Mind you it seemed that Alex Penfold needed little encouragement being first man crossing the finish line followed in by Luke Bangerter and soon afterwards by Richard Mander. Lisa Rooney was first woman to get the chance to dry off followed in by Laura James and Rhona Cloherty. Peoples memories seem to be improving as we only had three unknowns I am sure driven by the desire to ensure that having braved the elements that evidence was required to prove that this was indeed the case.

I know that we always thank the volunteers but it is especially important to do so on days like this when you don’t even get the chance to run round to keep warm.

Statistics 

This week 225 people ran, jogged and walked the course, of whom 44 were first timers and 12 recorded new Personal Bests. Representatives of 35 different clubs took part.

The event was made possible by 22 volunteers:

Chris PHELAN • Therese PANETTA • Sue ESSLEMONT • Andy ZONFRILLO • Waller PAUL • Gill STALLEY • Oliver ZONFRILLO • Steve O'SULLIVAN • Linda O'SULLIVAN • Judith WHEELER • Carol Ann HOARE • Trevor MEADOWCROFT • Amy VAN WYK • Elliott BURTON • Lorraine GARROD • Lindsay PRITCHARD • Nick BILLING • Stuart ANDERSON • Natalie LAING • Charlotte MACLEOD • Rachelle NUNES • Hannah BELSHAW

Today's full results and a complete event history can be found on the Banstead Woods parkrun Results Page.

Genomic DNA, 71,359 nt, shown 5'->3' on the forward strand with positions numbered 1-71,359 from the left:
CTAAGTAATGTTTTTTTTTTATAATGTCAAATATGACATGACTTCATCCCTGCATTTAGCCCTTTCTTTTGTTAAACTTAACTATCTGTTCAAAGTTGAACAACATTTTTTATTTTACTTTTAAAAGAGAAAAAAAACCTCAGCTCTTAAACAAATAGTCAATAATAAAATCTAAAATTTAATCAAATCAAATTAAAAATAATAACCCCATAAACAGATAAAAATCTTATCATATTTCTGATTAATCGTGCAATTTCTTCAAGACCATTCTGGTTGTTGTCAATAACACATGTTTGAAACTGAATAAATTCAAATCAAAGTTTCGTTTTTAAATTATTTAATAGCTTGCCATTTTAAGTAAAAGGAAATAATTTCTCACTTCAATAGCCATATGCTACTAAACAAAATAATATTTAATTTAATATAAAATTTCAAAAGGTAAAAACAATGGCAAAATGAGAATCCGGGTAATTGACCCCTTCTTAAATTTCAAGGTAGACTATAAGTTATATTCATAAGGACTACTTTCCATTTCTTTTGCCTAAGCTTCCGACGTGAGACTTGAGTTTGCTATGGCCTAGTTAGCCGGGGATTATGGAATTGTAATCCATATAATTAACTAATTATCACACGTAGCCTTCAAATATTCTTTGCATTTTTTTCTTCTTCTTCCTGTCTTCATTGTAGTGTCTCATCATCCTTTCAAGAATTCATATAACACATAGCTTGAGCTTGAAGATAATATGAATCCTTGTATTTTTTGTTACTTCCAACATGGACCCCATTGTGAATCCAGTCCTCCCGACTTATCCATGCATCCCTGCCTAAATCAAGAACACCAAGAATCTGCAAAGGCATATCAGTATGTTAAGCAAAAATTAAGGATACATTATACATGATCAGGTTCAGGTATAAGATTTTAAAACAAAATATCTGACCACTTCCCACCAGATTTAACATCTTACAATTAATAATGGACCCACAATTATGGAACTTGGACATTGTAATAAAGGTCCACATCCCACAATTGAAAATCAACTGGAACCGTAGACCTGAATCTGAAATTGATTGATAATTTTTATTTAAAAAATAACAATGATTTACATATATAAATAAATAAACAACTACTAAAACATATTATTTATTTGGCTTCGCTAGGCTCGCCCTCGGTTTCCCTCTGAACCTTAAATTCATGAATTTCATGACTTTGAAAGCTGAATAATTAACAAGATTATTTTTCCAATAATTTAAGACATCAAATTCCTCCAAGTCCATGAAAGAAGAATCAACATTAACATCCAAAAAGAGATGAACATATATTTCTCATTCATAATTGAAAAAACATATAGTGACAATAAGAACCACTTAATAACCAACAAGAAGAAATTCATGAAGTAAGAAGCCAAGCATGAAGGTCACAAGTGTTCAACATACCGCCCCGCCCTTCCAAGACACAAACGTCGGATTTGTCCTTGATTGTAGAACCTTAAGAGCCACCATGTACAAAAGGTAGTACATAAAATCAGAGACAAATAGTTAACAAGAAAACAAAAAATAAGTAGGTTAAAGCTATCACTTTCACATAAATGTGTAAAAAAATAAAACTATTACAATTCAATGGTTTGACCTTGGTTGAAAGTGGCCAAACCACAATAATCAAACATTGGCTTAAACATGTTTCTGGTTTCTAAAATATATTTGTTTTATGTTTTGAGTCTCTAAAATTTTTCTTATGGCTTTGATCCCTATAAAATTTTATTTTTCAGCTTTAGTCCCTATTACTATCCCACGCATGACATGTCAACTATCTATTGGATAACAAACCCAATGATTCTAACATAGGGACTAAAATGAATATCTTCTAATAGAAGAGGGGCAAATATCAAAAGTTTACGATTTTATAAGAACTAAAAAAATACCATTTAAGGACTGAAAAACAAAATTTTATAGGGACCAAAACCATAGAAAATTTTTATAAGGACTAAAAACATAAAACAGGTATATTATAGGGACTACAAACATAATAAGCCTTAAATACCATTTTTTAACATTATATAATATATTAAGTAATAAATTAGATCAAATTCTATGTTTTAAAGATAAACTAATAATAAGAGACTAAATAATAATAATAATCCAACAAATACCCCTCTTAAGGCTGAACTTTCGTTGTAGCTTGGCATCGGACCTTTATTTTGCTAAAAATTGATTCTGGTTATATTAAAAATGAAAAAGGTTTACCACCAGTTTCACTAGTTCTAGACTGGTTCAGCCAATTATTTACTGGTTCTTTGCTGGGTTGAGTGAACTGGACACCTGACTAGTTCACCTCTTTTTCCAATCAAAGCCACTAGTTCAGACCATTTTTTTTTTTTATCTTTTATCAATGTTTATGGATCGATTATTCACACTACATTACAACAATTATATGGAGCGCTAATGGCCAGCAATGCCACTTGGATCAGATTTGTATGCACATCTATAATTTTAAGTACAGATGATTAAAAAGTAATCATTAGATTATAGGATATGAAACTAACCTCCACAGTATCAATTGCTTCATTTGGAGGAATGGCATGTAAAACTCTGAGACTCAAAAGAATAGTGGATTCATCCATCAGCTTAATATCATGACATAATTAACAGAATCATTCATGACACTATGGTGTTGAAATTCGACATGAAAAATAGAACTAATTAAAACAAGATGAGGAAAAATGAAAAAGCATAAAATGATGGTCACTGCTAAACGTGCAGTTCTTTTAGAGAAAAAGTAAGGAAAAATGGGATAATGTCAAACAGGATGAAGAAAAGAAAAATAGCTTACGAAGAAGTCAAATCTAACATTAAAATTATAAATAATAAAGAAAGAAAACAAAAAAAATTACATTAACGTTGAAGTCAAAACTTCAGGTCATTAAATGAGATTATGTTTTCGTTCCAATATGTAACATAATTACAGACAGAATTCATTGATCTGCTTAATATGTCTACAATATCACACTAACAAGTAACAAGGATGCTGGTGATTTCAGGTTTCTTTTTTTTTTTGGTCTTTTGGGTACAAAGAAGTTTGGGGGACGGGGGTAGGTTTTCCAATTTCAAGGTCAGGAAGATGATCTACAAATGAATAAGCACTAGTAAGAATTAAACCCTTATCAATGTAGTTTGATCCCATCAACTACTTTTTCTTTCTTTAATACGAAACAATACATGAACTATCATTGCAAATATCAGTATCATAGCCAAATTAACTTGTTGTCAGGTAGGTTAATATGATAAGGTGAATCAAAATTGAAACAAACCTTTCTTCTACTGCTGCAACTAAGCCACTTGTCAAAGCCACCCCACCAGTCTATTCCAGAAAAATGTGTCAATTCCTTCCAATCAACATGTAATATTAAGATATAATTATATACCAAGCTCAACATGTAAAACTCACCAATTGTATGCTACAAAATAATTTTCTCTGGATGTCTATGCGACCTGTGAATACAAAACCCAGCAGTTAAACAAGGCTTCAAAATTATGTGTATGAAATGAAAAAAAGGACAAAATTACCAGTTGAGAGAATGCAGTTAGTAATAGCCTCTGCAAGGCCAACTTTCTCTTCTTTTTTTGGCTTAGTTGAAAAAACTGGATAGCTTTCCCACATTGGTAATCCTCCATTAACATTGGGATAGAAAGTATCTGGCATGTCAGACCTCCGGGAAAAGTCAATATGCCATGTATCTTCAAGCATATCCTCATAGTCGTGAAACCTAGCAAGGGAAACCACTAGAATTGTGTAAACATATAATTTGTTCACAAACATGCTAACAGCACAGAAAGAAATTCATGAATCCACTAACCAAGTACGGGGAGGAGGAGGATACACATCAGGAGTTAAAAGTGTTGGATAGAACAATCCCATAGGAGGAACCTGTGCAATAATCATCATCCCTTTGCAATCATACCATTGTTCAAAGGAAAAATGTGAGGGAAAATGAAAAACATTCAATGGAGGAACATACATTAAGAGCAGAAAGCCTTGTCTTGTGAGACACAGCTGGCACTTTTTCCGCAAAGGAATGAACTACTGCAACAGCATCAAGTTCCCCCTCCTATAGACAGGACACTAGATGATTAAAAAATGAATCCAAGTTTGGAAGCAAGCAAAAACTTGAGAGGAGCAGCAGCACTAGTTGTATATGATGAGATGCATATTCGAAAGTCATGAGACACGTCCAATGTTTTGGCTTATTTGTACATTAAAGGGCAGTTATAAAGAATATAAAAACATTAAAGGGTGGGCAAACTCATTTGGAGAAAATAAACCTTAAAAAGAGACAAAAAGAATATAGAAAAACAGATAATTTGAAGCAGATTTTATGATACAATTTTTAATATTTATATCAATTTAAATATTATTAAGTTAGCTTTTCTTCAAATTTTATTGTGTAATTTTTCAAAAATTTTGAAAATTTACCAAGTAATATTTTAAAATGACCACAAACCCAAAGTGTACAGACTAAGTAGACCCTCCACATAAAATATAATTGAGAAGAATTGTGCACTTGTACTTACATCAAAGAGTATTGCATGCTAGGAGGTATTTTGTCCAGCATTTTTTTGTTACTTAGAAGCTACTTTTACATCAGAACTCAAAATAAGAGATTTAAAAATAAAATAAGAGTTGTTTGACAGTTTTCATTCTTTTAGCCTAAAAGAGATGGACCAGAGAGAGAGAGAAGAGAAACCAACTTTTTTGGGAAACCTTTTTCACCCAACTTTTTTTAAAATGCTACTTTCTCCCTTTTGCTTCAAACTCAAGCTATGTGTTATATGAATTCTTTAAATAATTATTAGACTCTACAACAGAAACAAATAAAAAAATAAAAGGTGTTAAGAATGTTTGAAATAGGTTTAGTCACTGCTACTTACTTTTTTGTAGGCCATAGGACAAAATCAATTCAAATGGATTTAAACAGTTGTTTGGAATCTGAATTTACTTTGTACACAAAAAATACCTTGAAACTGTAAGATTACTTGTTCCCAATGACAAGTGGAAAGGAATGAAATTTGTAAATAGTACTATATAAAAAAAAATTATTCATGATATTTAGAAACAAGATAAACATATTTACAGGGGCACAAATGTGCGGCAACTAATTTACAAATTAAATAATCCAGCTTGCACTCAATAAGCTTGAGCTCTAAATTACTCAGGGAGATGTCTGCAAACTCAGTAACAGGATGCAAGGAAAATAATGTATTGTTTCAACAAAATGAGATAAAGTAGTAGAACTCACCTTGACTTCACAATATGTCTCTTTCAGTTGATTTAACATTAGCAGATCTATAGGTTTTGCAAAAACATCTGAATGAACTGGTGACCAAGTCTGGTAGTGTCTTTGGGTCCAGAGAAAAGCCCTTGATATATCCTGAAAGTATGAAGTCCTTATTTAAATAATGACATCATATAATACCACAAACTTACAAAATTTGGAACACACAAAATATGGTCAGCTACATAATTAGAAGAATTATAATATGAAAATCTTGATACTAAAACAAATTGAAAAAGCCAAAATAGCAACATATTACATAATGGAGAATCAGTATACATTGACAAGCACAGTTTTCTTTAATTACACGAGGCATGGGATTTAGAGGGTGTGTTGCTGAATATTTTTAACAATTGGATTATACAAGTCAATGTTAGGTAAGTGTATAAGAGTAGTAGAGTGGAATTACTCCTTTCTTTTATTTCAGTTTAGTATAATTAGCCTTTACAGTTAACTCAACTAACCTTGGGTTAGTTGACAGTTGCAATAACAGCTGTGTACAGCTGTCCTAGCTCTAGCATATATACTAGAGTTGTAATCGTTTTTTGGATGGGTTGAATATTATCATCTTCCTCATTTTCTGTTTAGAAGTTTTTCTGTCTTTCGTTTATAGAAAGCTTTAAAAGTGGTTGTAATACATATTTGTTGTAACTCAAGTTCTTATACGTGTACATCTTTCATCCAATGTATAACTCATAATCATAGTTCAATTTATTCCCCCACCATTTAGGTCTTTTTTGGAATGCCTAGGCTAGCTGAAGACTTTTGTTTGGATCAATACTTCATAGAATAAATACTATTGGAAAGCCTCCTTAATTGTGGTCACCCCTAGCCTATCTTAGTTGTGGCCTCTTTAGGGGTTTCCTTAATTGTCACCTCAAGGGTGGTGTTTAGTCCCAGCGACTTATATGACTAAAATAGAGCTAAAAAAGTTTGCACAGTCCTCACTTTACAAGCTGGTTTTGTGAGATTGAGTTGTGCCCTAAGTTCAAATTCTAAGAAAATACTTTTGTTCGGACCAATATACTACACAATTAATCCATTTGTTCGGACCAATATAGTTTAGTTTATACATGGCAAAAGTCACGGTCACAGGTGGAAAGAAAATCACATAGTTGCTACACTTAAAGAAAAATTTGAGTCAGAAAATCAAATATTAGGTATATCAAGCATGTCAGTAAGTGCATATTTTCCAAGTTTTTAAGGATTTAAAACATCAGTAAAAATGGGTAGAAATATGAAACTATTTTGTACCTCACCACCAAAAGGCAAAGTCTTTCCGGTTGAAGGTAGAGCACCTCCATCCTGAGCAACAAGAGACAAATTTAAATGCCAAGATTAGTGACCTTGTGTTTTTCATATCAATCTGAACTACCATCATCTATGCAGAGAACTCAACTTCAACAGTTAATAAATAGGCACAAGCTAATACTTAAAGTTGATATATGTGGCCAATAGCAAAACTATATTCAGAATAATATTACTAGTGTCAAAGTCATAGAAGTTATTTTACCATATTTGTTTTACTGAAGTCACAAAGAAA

The male record is held by Kevin QUINN who recorded a time of 15:25 on 7th June 2008 (event number 54).

The female record is held by Natalie HARVEY who recorded a time of 17:01 on 30th July 2011 (event number 216).

The Age Grade course record is held by Clare ELMS who recorded 89.66% (18:42) on 26th April 2014 (event number 361).

Banstead Woods parkrun started on 16th June 2007. Since then 11,622 participants have completed 109,469 parkruns covering a total distance of 547,345 km, including 16,733 new Personal Bests. A total of 500 individuals have volunteered 11,965 times.

Event Reporter: Trevor Meadowcroft

 

“Thinking Day!”

Banstead Woods Report for Event 667 – 22nd February 2020

Report by Alison Cattermole         Photos by Kelly Marie Mason

Link to this week’s photos: https://www.flickr.com/photos/bwp_photographs/albums/72157713209594567

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Compared with some of the weather we’ve had recently, today was a rather bland day at BWp. The ground under foot was muddy and in some places free water splashed our legs. But otherwise, the temperature was relatively mild for the time of year and there was no precipitation of note, at least not during the event (I did get rained on walking home). It was good to be joined by many participants from Nonsuch, whose course couldn’t be used. It made for a large BWp of 317!